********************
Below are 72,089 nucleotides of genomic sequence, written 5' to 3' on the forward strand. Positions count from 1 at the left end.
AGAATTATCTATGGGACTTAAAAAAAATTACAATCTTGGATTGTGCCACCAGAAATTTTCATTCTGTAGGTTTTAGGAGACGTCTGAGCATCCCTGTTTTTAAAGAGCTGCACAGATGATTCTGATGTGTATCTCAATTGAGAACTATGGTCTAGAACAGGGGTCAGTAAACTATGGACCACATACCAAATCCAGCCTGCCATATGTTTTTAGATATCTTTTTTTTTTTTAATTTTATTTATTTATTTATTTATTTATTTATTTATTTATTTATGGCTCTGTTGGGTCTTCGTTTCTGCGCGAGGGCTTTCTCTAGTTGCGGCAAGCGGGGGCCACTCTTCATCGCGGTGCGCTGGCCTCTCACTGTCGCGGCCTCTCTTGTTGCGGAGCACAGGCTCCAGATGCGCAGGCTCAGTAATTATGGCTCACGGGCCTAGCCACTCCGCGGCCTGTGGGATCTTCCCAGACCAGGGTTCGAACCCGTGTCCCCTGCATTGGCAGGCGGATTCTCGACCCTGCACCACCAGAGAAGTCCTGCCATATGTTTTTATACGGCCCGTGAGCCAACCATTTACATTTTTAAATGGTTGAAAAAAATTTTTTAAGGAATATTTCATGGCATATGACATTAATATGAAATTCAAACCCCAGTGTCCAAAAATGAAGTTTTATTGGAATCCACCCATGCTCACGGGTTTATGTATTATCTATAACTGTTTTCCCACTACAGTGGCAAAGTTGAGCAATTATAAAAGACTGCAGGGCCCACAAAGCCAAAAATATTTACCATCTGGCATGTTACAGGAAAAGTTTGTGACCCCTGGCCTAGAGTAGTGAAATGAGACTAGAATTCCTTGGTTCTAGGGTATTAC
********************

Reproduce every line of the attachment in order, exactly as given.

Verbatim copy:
Below are 72,089 nucleotides of genomic sequence, written 5' to 3' on the forward strand. Positions count from 1 at the left end.
AGAATTATCTATGGGACTTAAAAAAAATTACAATCTTGGATTGTGCCACCAGAAATTTTCATTCTGTAGGTTTTAGGAGACGTCTGAGCATCCCTGTTTTTAAAGAGCTGCACAGATGATTCTGATGTGTATCTCAATTGAGAACTATGGTCTAGAACAGGGGTCAGTAAACTATGGACCACATACCAAATCCAGCCTGCCATATGTTTTTAGATATCTTTTTTTTTTTTAATTTTATTTATTTATTTATTTATTTATTTATTTATTTATTTATGGCTCTGTTGGGTCTTCGTTTCTGCGCGAGGGCTTTCTCTAGTTGCGGCAAGCGGGGGCCACTCTTCATCGCGGTGCGCTGGCCTCTCACTGTCGCGGCCTCTCTTGTTGCGGAGCACAGGCTCCAGATGCGCAGGCTCAGTAATTATGGCTCACGGGCCTAGCCACTCCGCGGCCTGTGGGATCTTCCCAGACCAGGGTTCGAACCCGTGTCCCCTGCATTGGCAGGCGGATTCTCGACCCTGCACCACCAGAGAAGTCCTGCCATATGTTTTTATACGGCCCGTGAGCCAACCATTTACATTTTTAAATGGTTGAAAAAAATTTTTTAAGGAATATTTCATGGCATATGACATTAATATGAAATTCAAACCCCAGTGTCCAAAAATGAAGTTTTATTGGAATCCACCCATGCTCACGGGTTTATGTATTATCTATAACTGTTTTCCCACTACAGTGGCAAAGTTGAGCAATTATAAAAGACTGCAGGGCCCACAAAGCCAAAAATATTTACCATCTGGCATGTTACAGGAAAAGTTTGTGACCCCTGGCCTAGAGTAGTGAAATGAGACTAGAATTCCTTGGTTCTAGGGTATTAC